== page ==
This is no exaggeration — Napa Valley is to America what Bordeaux is to France. Home to the famous oaky Californian Chardonnay and superior quality Bordeaux blends, it single-handedly catapulted America into the global wine market. However, unlike its stiffer, old-world French counterpart, Napa Valley is a breath of fresh air. It seduces you with complex wines minus the snobbery of intimidating, structured tastings and high-brow dining rooms. Wine tourism is firmly integrated into the economy of the region, not as an afterthought, but a well-mapped-out journey.
In the winter of 2011, I was on a quest. A childhood friend and I decided to take off on our very own Sideways-esque journey, our itinerary chalked out with multiple wine tastings and reservations at some of the best restaurants in the area. The journey began at San Francisco airport. Hi-fives and fist-bumps out of the way, we hopped into our rented mid-sized sedan and set off on our epicurean five-day trip.
The two-hour drive from San Francisco to Napa is extremely scenic and charming, offering sweeping ocean views as far as the eye can see. Our base-camp for the trip was American Canyon, a quaint little town, aptly referred to as the “gateway to Napa” and a short drive away from all the vino action.
While the region has been practicing viticulture for almost 200 years, its recognition as a premium wine-producing region is fairly recent. The historic victory of wines from Napa over Bordeaux in the infamous blind tasting in Paris in 1976 (commonly referred to as the “Judgement of Paris” and a plot for the 2008 film Bottle Shock) is considered to be the turning point for the fortunes of Napa Valley wineries.
While Chardonnay and Cabernet Sauvignon grape varietals account for most of the wine production in Napa, the region also has a local favourite — Zinfandel. This thin-skinned red grape accounts for over 10 per cent of Napa’s vineyards and is used for the production of everything from slightly sweet sparkling roses to ripe, jammy red wines.
Our timing couldn’t have been better. We arrived in Napa in early October, a time when most vineyards are in the midst of the season’s final harvest. The action moves from the vineyard to the winery, where the harvested grapes are subsequently prepared for crushing, pressing and fermentation. Given my profession at the time — a sommelier at the Gordon Ramsay restaurant in Dubai — my itinerary was carefully studied and planned by industry peers. For a leisurely couple of days in the valley, I’d recommend winery hopping in your car or for the uninitiated, the tourism board has a few certified operators that cater to private wine country tour packages. A much-loved tourist experience is the Napa Valley Wine Train which offers a variety of dining experiences, all while chugging along vineyards in exquisitely restored vintage rail cars. Most wineries in Napa offer visitors a selection of tours and tastings that suit everyone from the novice wine tourist to more serious aficionados. These range from informal wine tastings in cellar rooms to more extensive tours around the facility and even a tête-à-tête with the winemakers.
Owing to the largely symbiotic relationship between food and wine, all significant wine regions across the world are almost always surrounded by excellent restaurants, and Napa is no different. No gastronomy trip here is complete without a meal at the region’s landmark restaurant, The French Laundry. The Michelin three-star establishment serves French food with Californian flair and is helmed by Chef Thomas Keller. Since 1994, it has become one of the finest gourmet destinations in the country. However, its fame also makes it nearly impossible to secure a reservation. Even after attempting to book a table almost two months before the trip, I was put on a wait-list and told that I would receive a call if there were any cancellations (I never did!).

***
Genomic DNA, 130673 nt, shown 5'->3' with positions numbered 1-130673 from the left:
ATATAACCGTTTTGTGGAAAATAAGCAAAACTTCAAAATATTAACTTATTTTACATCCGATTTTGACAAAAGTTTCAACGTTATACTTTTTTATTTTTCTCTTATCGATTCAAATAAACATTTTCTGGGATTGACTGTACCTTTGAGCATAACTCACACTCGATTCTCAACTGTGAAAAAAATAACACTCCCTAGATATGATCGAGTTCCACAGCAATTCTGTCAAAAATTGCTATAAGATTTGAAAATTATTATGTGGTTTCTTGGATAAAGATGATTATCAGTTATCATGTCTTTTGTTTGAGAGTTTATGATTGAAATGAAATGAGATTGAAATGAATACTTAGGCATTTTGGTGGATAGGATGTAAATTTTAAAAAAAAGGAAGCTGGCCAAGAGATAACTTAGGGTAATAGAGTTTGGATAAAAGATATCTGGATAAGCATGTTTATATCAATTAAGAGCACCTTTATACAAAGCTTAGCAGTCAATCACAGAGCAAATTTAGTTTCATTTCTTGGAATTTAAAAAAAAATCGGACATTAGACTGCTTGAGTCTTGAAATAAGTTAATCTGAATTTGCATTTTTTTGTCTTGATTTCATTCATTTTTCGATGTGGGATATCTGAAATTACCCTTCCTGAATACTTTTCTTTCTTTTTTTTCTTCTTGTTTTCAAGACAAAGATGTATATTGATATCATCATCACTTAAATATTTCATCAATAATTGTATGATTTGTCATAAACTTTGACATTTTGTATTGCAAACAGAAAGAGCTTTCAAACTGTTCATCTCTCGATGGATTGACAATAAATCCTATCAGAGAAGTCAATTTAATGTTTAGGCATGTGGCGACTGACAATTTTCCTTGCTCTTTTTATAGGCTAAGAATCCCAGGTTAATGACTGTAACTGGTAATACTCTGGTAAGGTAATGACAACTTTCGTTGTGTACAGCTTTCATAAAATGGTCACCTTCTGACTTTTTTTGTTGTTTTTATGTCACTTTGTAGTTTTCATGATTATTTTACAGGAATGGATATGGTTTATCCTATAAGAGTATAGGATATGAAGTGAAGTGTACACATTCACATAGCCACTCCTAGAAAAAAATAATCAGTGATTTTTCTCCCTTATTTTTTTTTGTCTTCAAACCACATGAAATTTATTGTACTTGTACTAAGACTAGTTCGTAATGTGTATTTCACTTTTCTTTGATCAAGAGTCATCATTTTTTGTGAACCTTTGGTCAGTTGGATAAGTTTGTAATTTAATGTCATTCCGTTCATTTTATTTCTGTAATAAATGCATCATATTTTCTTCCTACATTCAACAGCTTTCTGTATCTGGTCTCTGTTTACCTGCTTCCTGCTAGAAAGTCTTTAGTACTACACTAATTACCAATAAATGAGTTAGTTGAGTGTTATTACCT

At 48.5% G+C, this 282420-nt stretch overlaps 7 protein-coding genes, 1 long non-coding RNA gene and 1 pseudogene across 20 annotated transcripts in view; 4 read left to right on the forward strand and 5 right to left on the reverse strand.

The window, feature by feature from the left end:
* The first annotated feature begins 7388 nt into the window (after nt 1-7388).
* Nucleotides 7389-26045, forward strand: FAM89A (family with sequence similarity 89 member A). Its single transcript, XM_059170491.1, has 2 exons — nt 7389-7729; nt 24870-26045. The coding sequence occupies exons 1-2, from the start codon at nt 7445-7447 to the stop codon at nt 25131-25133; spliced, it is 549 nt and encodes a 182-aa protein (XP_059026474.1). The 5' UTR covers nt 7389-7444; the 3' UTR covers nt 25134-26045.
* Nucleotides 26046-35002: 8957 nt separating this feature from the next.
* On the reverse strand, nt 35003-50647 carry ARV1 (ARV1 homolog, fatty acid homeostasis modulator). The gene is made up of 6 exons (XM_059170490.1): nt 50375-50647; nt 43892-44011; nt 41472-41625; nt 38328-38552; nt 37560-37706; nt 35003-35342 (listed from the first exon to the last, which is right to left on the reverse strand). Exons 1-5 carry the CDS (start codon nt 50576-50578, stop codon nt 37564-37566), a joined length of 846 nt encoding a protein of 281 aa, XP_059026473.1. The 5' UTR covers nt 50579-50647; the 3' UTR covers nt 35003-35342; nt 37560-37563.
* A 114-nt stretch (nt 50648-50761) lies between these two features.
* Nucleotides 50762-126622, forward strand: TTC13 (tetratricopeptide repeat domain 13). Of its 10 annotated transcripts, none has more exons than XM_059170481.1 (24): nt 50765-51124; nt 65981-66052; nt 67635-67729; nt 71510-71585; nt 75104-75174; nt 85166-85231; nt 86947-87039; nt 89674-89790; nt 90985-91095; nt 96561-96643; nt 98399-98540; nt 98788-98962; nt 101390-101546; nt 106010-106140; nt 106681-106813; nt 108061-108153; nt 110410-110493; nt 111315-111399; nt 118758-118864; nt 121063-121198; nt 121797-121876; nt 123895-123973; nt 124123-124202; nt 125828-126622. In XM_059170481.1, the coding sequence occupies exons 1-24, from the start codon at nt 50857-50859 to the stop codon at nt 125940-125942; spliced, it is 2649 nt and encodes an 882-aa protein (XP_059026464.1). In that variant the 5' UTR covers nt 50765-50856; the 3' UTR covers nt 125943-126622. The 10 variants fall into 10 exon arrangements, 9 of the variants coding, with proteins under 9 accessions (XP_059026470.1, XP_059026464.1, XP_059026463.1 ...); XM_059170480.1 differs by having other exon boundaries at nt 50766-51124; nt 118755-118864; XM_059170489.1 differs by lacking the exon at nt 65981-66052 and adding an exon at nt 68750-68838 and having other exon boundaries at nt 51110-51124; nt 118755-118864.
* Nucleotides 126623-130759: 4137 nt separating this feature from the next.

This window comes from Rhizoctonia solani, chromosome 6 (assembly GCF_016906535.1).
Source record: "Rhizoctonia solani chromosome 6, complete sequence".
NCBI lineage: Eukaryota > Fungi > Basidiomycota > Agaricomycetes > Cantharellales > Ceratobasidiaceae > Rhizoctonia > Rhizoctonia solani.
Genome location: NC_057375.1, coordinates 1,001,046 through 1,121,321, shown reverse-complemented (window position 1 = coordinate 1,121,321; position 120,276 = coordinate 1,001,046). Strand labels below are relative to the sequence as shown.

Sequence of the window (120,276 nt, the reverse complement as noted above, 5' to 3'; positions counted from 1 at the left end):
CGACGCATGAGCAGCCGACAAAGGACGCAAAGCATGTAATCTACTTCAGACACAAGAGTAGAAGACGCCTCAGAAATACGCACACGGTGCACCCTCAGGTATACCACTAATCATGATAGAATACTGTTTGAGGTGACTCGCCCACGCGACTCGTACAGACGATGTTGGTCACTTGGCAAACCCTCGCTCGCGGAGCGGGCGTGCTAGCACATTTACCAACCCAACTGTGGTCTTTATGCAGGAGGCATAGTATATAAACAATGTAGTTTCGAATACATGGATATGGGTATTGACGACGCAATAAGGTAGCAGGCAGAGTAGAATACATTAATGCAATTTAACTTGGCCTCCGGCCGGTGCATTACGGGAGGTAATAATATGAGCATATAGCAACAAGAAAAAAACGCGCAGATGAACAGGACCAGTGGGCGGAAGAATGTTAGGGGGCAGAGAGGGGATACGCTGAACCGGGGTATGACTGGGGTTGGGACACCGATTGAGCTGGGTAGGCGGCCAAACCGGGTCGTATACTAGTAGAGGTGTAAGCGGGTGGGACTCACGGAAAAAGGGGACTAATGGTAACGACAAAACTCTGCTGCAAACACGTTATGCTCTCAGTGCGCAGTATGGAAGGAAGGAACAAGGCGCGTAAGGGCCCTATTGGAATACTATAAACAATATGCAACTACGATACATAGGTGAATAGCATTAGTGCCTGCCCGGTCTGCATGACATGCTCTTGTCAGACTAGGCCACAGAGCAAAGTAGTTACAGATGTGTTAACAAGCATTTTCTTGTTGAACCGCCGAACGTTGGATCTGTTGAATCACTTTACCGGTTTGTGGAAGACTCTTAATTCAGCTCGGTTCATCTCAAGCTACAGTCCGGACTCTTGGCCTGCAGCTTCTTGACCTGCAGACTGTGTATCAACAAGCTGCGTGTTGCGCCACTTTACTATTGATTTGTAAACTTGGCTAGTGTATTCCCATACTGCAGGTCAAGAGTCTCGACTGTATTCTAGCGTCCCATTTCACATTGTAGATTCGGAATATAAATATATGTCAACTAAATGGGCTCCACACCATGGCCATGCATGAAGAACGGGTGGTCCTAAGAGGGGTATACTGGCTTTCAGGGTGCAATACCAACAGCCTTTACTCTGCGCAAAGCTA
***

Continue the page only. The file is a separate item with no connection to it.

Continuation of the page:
Our exposure to Chef Keller’s brilliance came in the form of dinner at Bouchon, a casual French bistro he opened down the road from The French Laundry in 1998. The buzzing dining room is packed with tourists and locals alike, tucking into pots of foie gras accompanied by a selection of local wines.
We visited Kendall Jackson and Robert Mondavi, two of the most renowned wine houses from the region, and relished a scrumptious four-course al-fresco lunch, prepared and served by the in-house chef, with each course paired with wines from the estate. The cuisine is Californian which leaves every plate up to wide interpretation, the only caveat being that the ingredients must be fresh and locally sourced.
With over 50 restaurants, numerous tasting rooms and shops, a walk around historic downtown Napa is a must on every tourist itinerary.
Auberge du Soleil is one of the earliest luxury establishments in the area and is highly recommended for its unique and extensive wine-list. The stunning spa hotel also houses a Michelin star restaurant and a bistro with an attached courtyard that offers some of the best views in the area. You could also start off with brunch at Angele, a French country restaurant that serves refined bistro fare. Located by the riverside, the minimalist dining room is a converted boathouse and is well-renowned amongst locals for its french onion soup and delicious banana gratin. Ubuntu in downtown Napa is one of few restaurants in the world with a coveted Michelin star that serves entirely vegetarian fare. Our six-course tasting menu was a delightful way to savour the bounty from the restaurant’s farm — heirloom tomatoes, carrots and peas taking centrestage, rather than just being accompaniments on the side.
Just like its cuisine that places such great value on provenance of ingredients while encouraging the playful use of traditional cooking techniques and presentation, the wine makers of Napa Valley too, have one foot in the past and one in the future.
The author is a Delhi-based chef.